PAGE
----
It’s time for #6degrees, inspired by Kate at Books Are My Favourite and Best. We all start at the same place, add six books, and see where we end up. This month’s starting point is a book Kate really liked, Phosphorescence by an Australian writer Julia Baird, which has a gorgeous cover but has not yet been published in the US. However, it did make me contemplate different meanings of the word light, which made me think about my favorite author, Elswyth Thane.
Fourth in the beloved Williamsburg Novels by Elswyth Thane, The Light Heart (1947) doesn’t refer so much to the heroine Phoebe as to her beautiful friend Rosalind, whose mother bullies her into a loveless marriage with a prosperous German, nearly extinguishing her light.Second Degree
Rosalind’s husband initially is charmed by his English rose but she becomes a liability as his ambitions rise and he angles for political power in Germany and his son becomes a villainous Nazi like the bad guy in my second book, All the Light We Cannot See by Anthony Doerr (2014), Sergeant Major Reinhold von Rumpel. I read it like many others but there are a lot of WWII books I prefer.Third Degree
In contrast to the suffering and destruction that goes on in France and Germany, The Light Years by Elizabeth Jane Howard (1990), first in a highly regarded five book series (nicely packaged too), also takes place against the backdrop of WWII but depicts a family at home in England, far from the dangers of war. It’s a little like Upstairs Downstairs.Fourth Degree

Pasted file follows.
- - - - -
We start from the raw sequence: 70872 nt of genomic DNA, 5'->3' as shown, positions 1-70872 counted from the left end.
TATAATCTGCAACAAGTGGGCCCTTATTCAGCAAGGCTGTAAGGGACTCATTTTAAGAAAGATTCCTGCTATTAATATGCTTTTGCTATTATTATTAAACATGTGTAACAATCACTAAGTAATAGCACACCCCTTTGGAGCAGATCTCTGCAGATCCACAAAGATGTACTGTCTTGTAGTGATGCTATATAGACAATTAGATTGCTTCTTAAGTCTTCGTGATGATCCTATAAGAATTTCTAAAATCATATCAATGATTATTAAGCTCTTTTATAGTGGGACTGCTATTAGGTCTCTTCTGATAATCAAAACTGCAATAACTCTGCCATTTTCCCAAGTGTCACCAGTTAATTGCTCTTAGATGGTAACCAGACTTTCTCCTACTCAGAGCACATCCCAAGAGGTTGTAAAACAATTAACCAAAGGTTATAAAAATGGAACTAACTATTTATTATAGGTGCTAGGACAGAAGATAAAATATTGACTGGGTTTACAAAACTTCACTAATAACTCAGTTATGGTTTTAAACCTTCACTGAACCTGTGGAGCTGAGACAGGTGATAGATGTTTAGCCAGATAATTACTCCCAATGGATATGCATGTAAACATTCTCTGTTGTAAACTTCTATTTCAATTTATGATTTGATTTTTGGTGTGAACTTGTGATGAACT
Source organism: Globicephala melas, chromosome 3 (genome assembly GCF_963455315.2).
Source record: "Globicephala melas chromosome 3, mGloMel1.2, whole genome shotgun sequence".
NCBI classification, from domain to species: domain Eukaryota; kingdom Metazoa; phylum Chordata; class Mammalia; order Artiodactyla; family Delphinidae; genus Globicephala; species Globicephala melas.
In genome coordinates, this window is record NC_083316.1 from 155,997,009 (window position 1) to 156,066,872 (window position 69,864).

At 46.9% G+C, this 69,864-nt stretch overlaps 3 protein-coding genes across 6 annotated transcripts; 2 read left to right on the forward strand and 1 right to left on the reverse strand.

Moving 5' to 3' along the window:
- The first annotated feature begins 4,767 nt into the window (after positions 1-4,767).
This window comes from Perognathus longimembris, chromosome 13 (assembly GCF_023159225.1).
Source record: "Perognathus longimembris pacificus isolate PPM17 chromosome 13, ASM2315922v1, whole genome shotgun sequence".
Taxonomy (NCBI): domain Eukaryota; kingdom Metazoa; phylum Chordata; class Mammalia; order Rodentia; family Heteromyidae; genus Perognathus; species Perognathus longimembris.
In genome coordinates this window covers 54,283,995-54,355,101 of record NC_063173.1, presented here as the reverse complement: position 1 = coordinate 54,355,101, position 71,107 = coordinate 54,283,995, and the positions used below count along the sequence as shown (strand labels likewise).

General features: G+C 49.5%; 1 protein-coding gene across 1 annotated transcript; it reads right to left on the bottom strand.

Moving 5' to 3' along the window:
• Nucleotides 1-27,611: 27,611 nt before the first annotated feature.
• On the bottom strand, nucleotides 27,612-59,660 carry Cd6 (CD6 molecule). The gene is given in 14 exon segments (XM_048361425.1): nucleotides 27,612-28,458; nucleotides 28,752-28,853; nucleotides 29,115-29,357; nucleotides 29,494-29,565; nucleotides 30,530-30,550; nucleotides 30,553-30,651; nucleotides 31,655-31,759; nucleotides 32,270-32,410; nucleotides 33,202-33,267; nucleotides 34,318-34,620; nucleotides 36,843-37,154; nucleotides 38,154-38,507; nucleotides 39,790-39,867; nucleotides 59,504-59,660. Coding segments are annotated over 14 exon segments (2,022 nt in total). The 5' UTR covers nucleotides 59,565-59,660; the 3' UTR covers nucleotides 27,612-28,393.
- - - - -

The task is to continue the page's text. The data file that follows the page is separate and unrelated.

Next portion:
All these sad books about war and bitter Germans were threatening my end-of-work-week good mood! For my fourth book, I picked a short but buoyant romance by Christina Jones called Dancing in the Moonlight (1999). I don't think she has written anything new lately but I enjoy her light romantic fiction. This novella is part of a chick-lit series that takes place in the imaginary English town of Milton St John, where everyone is obsessed with horse racing.Fifth Degree
An obsession can lead to tragedy. Reviewers say Jodi Picoult puts a human face on hot button issues in her novels, and A Spark of Light (2018) is about all the people whose lives intersect during a shooting and hostage situation at a reproductive rights clinic. I didn't like it as much as some of her early books but it was hard to put down.Sixth Degree
A current issue in the news is the effect of the pandemic on the disabled, especially children who have been unable to attend school in person. If you were a reader of my generation in the US, chances are you read this book about a girl who loses her vision and goes to a special school for the blind, Light a Single Candle by Beverly Butler (1962). I wept with Cathy when her eye doctor told her she was going blind and she had to go to a special boarding school for the blind (shades of Mary Ingalls) and rejoiced when she got Trudy, a seeing-eye dog who helped her regain control of her life. Did you read this book?See how I linked intrepid blind heroines, World War II, a hostage crisis, and a female jockey looking for love! Next month (April 3, 2021), we’ll start with Booker winner Shuggie Bain. It has received fabulous reviews but a novel of addiction and despair is definitely not my thing! Did you play #6Degrees this month? If so, please share your link.
PS – I am not sure Elswyth Thane is my absolute favorite author but it seemed right when I wrote that sentence. Ask me again tomorrow and I might have a different answer!
|Elswyth Thane's wedding story|